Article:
Speaking of videos- it's really hard to show people what you're working on in VR! No one but the people living with us had actually seen or played the game, as it was really hard to show people the product while it was in-progress.
Towards the end of development, I captured some footage and edited it into a short video to pass around to friends and family (and show them what I had been working on for months on end). Video seems to be the best way to show your game- although they are coming out with more and more portable VR headsets, so it'll probably be much easier to show them off now than when we started. Nonetheless, a video was nice to have to send around to show people I wasn't crazy and was actually making something.
PART 3: ART
Chapter 9: Building Cinderella's World
Designing the Environments
Shopping for Assets
We had to visit a couple different 3D asset stores- no one resource had everything we needed, and in a few cases I ended up creating some props myself. I'm particularly proud of the cauldron lid, which is made up of an upside-down fountain, two chimneys, and a series of capsules and cylinders. Again, if I had infinite time I would have wanted to learn 3D modeling (still do, but couldn't learn it in time for this project) and do a lot more myself, but for less unique objects like trees and whatnot, I was happy to not reinvent the wheel.
Designing the Characters
I also got to design alternate outfits for the girls- Cinderella's ballgown was pretty limited as we had to match the 3D model for consistency, but I came up with some really cute similar-but-different ballgowns for the stepsisters. The colors were consistent with their regular outfits, and the way the puppets work is that each limb and clothing item is "pinned" to a skeleton that animates. So I was flipping the clothing from the plain dresses to the ballgowns, and they actually matched up pretty well! I did some mix-and-match dress up for fun and then got back to work, haha.
Chapter 10: Animation
Creating the Spine puppets
Gosh, I think all the characters were created around March? (It's October as I'm writing this). I had a lot of puppets to get through- Cinderella, her father, stepmother, two stepsisters, the prince, the prince's assistant, the fairy godmother, and the extras at the dance. I managed to get it down to a routine- it took about a day to take the character sketches and make the finished art in Photoshop, and then another day to export and pin the parts together in Spine. So about two days per character. As time went on we added and changed the puppets for different activities and scenes, and the animations and puppets grew to be pretty complex by the end.
Creating the Animations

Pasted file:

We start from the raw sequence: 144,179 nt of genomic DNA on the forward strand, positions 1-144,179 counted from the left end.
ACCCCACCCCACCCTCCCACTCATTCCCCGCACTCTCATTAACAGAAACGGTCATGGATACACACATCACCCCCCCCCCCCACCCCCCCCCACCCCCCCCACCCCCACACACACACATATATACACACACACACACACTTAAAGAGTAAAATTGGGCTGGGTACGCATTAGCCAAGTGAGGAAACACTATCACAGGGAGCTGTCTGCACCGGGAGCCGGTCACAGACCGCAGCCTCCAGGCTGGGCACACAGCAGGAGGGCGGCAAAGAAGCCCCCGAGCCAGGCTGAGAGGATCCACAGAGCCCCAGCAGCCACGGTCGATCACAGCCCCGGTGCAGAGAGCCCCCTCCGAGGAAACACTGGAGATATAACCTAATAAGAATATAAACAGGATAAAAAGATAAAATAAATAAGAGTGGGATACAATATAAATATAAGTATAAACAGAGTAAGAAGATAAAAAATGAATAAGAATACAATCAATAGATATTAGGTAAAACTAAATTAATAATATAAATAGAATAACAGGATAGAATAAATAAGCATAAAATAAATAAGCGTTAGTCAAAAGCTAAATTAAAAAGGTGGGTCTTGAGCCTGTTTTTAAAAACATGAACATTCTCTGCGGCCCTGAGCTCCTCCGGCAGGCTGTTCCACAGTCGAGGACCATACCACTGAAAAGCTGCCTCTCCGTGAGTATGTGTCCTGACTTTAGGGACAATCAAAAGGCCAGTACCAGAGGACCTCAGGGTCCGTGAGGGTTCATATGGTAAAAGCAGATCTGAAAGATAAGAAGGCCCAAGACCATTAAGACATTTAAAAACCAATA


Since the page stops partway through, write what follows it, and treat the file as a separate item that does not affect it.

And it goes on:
Wow this was a doozy! Sooo many animations for those little puppets. I tried to keep track in a spreadsheet but had to give up. It was all of the characters listed above, and they all needed animations- idles, talking, walking, walking and talking, happy, sad- and those were just the basic animations. Specific scenes needed specific actions, like the stepsister tearing up Cinderella's invitation to the ball, the Prince and Cinderella dancing, the girls trying on the shoes, etc, etc).
Complex Animations/Special Cases
I had red about "skins" in Spine and wanted to try them out. It's where you can have several different characters "pinned" to the same skeleton- so you can have multiple characters with different graphics, but they use the same animation sets.
Chapter 11: VR Magic
I think I talked about this already? (Edit: I did).
It was literally like day and night- the scenes become much more atmospheric and evocative, and the characters got cast shadows that are really fun to watch. It's like they're real!!
PART 4: FINISHING THE GAME
Chapter 12: The Final Touches
Adding in the Voices
This was a really big turning point in the game- I had recorded the computer saying all of the lines (each character had a different computer voice) so we could work with the timelines, but the dialog was a big robotic (obviously). Once we changed out the voices for real human ones, the game felt really real! It wasn't just our weird idea anymore! Many people were involved, and our characters were alive now!!
I was a little stressed hiring the voice actors- I didn't want to miss any lines and have to re-record, as the voice actors were (rightly) expensive. We had budgeted a fairly small amount, and once I picked out voice actors I was pleased to find out we were well within budget- until I discovered broadcasting rights. The quotes I was looking at didn't include the rights to use the audio in a commercial game, so I had to contact each voice artist, ask their fees for our usage, and redo the budget.
Haha there was just so much testing in this game. Scott had to test to get the minigames working, and then I had to test to make sure everything was running and to try and find any bugs and to make sure it worked on the Vive as well as Scott's Oculus. So there was a lot of back and forth- sometimes I could report bugs just through messages, sometimes I had to take screen capture videos and a few times I had to do a complex screen cap video that showed the controllers as well (to debug Vive/Rift controller issues).
Wow, what a relief!! We knew we still weren't out of the woods, but it was definitely a huge huge milestone.
From what we understood of the Steam submission system, you send in the game, and then have two weeks until you can launch so you can get your marketing stuff ready. Great, I thought, we'll submit the game and then I'll do the metadata- screenshots, promo banners, trailers, all that good stuff.